If you know that visitors to your site will be using Internet Explorer 4.0, you can use VBScript on the client side to validate objects such as HTML form fields. Client-side VBScript is similar conceptually to JavaScript–it gets sent to the browser with the page’s HTML and executes on the browser based on user events. If you want to support a broader reach of browsers, use JavaScript for your client-side scripting. A wide range of browsers, including both Navigator and Internet Explorer 4.0, support JavaScript.

Suppose you wanted to verify that a user entered a number between 1 and 10. You can create a client VBScript that will run whenever the user attempts to submit the form data:

<HTML>
<HEAD>
<META name=”VI60_defaultClientScript” content=”VBScript”>
<META name=”generator” content=”Microsoft Visual Studio 6.0″>
<SCRIPT id=”clientEventHandlersVBS” language=”vbscript”>
<!–

Sub btnVerify_onclick
Dim EntryNumber
EntryNumber = window.txtNumber.value
if IsNumeric(EntryNumber) then
if EntryNumber < 1 or EntryNumber > 10 then
MsgBox (“Please enter a number between 1 and 10.”)
Else
MsgBox (“Your entry was valid.”)
End If
Else
MsgBox (“Please enter a numeric value.”)
End if
End Sub
–>
</SCRIPT>
</HEAD>

This single VBScript subroutine is called btnVerify_onclick. If you’ve ever programmed in Visual Basic, you’ll recognize this as the onClick event-handler for the btnVerify object. The other object used in this routine is the window.txtNumber object, which holds the value we’re verifying. Both btnVerify and txtNumber are defined as part of the form in the body of our sample HTML page:

<BODY>
<P><STRONG><FONT size=6>Validating User
Input</FONT></STRONG></P><STRONG><FONT size=6> <HR>

<P><FONT size=”3″>Enter a value between 1 and 10:
<INPUT id=”txtNumber” name=”txtNumber” style=”height: 22px; width: 39px” value=”15″>
<INPUT id=”btnVerify” name=”btnVerify” style=”height: 24px; width: 56px” type=”button”
value=”Verify”></FONT></P>

<P> </P>

<P> </P></FONT></STRONG>

</BODY>
</HTML>

When the user clicks the Verify button, the browser will run the btnVerify_onclick handler to check the number. For this example, we’ve inserted 15 into the txtNumber field so that just by clicking the Verify button you can generate the error message. Remember, this client-side VBScript works only with IE 3.0 and higher.

Separate HTML and script


You can improve the performance of your ASP pages by putting your HTML and your script in separate blocks on the page. In other words, don’t intersperse script code throughout your HTML code. When a browser requests an ASP page, the server-side script is stripped out and executed on the Web server. Then the server sends the HTML for the page. If you distribute your scripts throughout the page, the Web server will waste time separating them from the HTML.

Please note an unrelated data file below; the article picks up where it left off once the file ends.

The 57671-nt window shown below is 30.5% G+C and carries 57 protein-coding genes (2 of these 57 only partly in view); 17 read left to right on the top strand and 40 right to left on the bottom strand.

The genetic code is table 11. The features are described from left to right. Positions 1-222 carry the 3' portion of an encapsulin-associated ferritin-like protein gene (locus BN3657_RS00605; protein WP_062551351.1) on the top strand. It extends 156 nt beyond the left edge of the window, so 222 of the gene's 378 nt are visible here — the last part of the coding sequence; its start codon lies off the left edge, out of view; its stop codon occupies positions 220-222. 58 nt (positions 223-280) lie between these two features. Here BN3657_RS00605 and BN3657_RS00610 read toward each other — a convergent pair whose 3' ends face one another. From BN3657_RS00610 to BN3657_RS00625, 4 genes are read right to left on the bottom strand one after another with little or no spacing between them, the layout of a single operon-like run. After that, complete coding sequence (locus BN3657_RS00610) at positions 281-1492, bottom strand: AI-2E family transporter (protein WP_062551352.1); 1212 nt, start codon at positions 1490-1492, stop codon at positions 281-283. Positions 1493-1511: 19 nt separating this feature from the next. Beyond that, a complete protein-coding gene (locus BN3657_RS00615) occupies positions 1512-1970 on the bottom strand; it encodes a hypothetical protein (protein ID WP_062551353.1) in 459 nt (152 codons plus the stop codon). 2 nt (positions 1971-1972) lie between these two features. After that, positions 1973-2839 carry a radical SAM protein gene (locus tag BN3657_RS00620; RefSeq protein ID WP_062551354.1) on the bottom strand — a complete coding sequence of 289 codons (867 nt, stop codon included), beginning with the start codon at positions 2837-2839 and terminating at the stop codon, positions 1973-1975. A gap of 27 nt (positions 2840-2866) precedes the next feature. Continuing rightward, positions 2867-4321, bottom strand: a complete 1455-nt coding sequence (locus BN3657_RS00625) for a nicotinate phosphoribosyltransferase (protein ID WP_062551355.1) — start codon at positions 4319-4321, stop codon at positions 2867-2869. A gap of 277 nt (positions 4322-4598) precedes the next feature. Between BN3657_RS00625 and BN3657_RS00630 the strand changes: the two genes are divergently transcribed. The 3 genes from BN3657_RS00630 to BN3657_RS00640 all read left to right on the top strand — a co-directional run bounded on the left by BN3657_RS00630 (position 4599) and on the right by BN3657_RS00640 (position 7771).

Group related functions in your includes


Make sure that you group related functions in your server-side include (SSI) files. You don’t want to include 100 functions in a single SSI file if the Web page in question uses only two of those functions. Putting too many functions in one SSI page can creates a bottleneck for the Web page that calls the include. Since JScript and VBScript are “uncompiled” scripting languages, the calling page has to wait for each of the functions in the include file to be evaluated. Putting too many random functions into the SSI file adds unnecessary overhead if a particular page doesn’t use them all.

Utilize browser capabilities


To give your site the broadest reach, build your Web pages for the lowest common denominator. HTML 3.2 is typically a safe bet. Only if you know that your end users have a 4.0 browser should you use such features as Dynamic HTML to deliver a more powerful experience. You should query the browser capabilities of your visitors using the browser capabilities ASP object (MSWC.BrowserType). This component creates a BrowserType object that provides your scripts with the capabilities of the browser viewing them.

Start by creating an instance of the BrowserType object:

<HEAD>
<META name=”generator” content=”Microsoft Visual Studio 6.0″>
</HEAD>
<BODY><STRONG></STRONG>
<%Set bcObj = Server.CreateObject (“MSWC.BrowserType”)%>

Now create a table and output four properties of the BrowserType: the browser name, the version number, and whether it supports VBScript and JavaScript.

<TABLE border=”1″ cellpadding=”1″ cellspacing=”1″ width=”75″%>
<TR>
<TD><STRONG>Feature</STRONG>
<TD><STRONG>Included</STRONG>
<TR>
<TD><STRONG></STRONG>Browser
<TD><%= bcObj.browser%>
<TR>
<TD>Version
<TD><%= bcObj.version%>
<TR>
<TD>
<P>VBScript</P>
<TD><%= bcObj.vbscript%>
<TR>
<TD>
JavaScript
<TD><%= bcObj.javascript%>
</TR></TABLE>

<P> </P>

</BODY>
</HTML>

Non-VB programmers should note that -1 is a Boolean true value, so if a browser supports VBScript, the above code will return -1 to indicate that.
In your server-side ASP code you can use these browser properties to generate the appropriate HTML and client-side script depending on the user’s browser.

Use design-time controls


Unlike a run-time control, which is part of finished applications such as the ActiveX stock ticker, design-time controls (DTCs) run only within the development environment to help create a finished script. For example, Visual InterDev 6.0 includes a design-time control that lets you visually create a complex database query. It then spits out the appropriate VBScript into your ASP file. When your page is run, the script executes just like a hand-written script.